Kenney furthers rebuke of throne speech, calls it a ‘fantasy plan’

Jason Kenney is pleading for help for the energy sector to keep it sustainable and thriving after the throne speech made little mention.

EDMONTON (660 NEWS) — In a fiery half-hour press conference in Edmonton, Premier Jason Kenney blasted Wednesday’s Speech from the Throne and said it will leave Alberta’s energy sector in the dust.

“It was a fantasy plan for a mythical country that only exists, apparently, in the minds of Ottawa liberals and like-minded Laurentian elites.”

Reiterating some comments from a written statement issued after the speech was read in the capital, Kenney felt the path forward presented by Prime Minister Justin Trudeau had too many “abstract” ideas and will sacrifice more jobs, with this province most at risk.

With the speech mainly only mentioning the energy sector in the frame of cleantech and a reduction of emissions — including a goal of adding a million jobs largely through that endeavour –, Kenney responded with a rebuke that the oil and gas industry has been hindered enough and they cannot take it anymore.

“What the federal government must do, at this point, is to first to do no harm,” Kenney said. “All we are asking of the Government of Canada is to let this province and our resource industries to get off their knees, to get back on their feet, during the largest economic contraction since the Great Depression. Yesterday’s speech reflected a total lack of understanding about the economic crisis through which we are living in this country.”

The premier also took aim at the prime minister’s mention of intersectionality in the throne speech, which is defined as a framework for understanding how a person’s social and political identities, such as gender, race, sexuality, and class, can create unique modes of discrimination and privilege.

Kenney said this is a “kooky academic theory” aimed at winning more votes. The quote generated almost immediate backlash on social media, including from NDP opposition leader Rachel Notley.

In response to a reporter’s question about if the speech makes Kenney think twice about his current strategy of challenging federal policies, such as the Supreme Court battle against the carbon tax, the premier said they have to double down and threatened there could be even more challenges coming.

“The plea has been to work with us. And if they won’t, then we’re going to have use every tool we can to defend ourselves.”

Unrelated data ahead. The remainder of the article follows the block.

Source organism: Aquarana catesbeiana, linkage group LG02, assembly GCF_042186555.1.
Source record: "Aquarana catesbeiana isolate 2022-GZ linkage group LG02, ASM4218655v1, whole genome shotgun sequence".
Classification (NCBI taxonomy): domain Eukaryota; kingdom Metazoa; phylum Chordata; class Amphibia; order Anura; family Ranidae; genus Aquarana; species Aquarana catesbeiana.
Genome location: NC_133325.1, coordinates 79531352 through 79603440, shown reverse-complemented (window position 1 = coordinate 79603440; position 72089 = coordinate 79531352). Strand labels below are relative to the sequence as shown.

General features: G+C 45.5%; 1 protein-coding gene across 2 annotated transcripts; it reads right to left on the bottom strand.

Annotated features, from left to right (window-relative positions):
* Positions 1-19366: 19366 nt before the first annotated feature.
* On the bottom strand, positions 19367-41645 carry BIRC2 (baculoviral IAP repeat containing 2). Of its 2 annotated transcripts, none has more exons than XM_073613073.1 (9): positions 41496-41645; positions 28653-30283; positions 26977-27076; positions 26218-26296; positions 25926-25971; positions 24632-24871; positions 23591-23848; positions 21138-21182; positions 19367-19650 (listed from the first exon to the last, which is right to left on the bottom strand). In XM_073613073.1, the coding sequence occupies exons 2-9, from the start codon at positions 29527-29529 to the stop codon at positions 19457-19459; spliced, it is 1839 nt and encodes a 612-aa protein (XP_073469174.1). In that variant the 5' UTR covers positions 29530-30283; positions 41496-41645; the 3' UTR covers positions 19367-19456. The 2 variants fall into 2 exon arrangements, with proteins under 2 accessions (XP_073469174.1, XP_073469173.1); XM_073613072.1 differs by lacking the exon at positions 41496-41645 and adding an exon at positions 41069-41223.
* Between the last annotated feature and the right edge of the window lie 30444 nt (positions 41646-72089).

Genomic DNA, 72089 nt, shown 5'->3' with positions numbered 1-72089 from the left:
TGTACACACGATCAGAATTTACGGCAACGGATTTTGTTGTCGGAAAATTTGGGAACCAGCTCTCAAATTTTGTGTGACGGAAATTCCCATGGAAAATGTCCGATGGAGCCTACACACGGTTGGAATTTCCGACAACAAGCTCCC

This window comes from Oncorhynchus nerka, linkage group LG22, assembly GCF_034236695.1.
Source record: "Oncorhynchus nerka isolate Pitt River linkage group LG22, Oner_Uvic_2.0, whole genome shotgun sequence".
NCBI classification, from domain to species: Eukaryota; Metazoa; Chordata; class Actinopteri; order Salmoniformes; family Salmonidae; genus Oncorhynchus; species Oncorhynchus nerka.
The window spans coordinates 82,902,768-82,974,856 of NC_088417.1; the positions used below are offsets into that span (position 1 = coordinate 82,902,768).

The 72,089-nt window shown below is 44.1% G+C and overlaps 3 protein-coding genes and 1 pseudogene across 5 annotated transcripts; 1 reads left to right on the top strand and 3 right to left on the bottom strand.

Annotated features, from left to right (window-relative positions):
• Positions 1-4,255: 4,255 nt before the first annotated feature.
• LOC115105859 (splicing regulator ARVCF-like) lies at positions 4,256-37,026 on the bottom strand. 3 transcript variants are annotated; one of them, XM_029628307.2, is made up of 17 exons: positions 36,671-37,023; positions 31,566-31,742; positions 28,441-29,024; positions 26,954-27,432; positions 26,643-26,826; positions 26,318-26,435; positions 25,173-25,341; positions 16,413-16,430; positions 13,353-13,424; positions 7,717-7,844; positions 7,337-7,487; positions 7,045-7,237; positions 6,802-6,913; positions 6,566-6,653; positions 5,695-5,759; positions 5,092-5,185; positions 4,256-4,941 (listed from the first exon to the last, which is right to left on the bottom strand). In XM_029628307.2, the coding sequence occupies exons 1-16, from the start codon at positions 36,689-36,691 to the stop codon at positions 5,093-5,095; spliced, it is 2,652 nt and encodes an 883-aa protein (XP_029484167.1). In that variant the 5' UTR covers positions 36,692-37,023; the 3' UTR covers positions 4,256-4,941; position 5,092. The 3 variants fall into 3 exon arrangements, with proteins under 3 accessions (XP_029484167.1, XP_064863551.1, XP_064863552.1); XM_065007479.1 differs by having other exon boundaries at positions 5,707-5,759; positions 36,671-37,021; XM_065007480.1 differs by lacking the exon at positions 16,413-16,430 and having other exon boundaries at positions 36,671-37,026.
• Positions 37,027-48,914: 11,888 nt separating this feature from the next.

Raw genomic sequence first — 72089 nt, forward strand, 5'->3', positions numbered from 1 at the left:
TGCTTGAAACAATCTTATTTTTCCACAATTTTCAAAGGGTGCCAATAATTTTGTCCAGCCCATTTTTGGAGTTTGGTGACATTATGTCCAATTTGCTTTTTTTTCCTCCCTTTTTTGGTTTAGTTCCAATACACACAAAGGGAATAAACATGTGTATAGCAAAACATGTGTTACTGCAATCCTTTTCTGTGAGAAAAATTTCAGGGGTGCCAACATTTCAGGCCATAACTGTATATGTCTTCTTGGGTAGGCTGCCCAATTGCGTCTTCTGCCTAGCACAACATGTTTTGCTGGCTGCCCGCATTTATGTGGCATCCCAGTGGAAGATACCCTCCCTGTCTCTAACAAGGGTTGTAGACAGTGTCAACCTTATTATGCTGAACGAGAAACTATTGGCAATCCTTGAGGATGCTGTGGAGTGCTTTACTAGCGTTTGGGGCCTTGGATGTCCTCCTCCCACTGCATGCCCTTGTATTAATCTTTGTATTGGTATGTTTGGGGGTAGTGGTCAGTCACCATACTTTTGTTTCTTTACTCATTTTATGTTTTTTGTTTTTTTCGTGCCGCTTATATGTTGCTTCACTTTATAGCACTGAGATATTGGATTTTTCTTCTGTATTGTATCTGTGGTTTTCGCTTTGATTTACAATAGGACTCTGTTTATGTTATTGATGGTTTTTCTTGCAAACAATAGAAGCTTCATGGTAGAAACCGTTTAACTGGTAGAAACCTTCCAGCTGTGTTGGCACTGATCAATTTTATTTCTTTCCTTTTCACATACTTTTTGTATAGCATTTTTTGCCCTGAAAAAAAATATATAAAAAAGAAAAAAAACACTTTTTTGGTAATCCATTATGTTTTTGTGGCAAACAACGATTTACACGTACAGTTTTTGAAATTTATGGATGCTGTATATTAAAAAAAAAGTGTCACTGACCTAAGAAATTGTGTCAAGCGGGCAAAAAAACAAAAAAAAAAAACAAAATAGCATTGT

Kenney said that promises of tax breaks for cleantech companies also leaves the existing energy industry behind as he touted gains made in emissions reductions through the sector, including as a result of the Technology, Innovation and Emissions Reduction (TIER) program.

But it wasn’t just the energy debate that had Kenney worried, as he also said Alberta would not commit to a federal pharmacare program and doubted the effectiveness of a child care program developed in Ottawa.

“We would expect an equivalent cash transfer. We don’t need politicians and bureaucrats in Ottawa micromanaging what our health care priorities are across the federation,” said Kenney.

On that note, he also said there should have been more money announced in health care transfers overall, which was what was requested by Kenney and other conservative premiers during a recent meeting in Ottawa. In addition, he said the federal government botched early response to the COVID-19 crisis and accused the Liberals of mimicking the words of China and that is what caused the virus to spread in the country in the first place.

RELATED: Kenney criticizes throne speech for failing to mention energy sector crisis

With child care, Kenney said there are concerns in his mind about federal standards and believes it won’t be well-received by other premiers either.

When asked later on in the press conference about how Kenney grapples with companies starting to lean away from oil and gas, along with a commitment in California to ban new combustion vehicles starting in 2035, Kenney told a reporter that she had “missed the point”, and first off the majority of fossil fuels are not consumed through the transportation sector.

“If you really think a billion people in India who desperately want to move to a higher standard of living are all going to be driving Teslas 15 years from now, then you’re disconnected from reality,” he said. “There are billions of people around the world living in extreme energy poverty, they don’t have the luxury of repeating all of these California-style pieties. They want to stop burning cow dung.”

He said support for the existing energy sector means growth in the wider petrochemical business, growth in exports, and expansion in other industries that are related.

“That’s not about oil and gas. It’s about value-added manufacturing, agriculture, diversification,” and added that the federal government will also take further aim at the mining sector as well.

Kenney said that financial commitments in the speech will leave people paying in the long run, and the only way for these promises to get the proper financial backing is to further support the existing sector so that money can be pumped into the economy.

The premier also took time to contrast the speech with Prime Minister Justin Trudeau’s father and said the late Pierre Trudeau had more respect for provincial jurisdiction. He said that the current prime minister is breaching aspects of the constitution and looking to step on the toes of provinces.

Kenney added that he will be speaking with other premiers from around the country and will issue a statement on those chats as well, as he is confident many of his counterparts will share similar misgivings.

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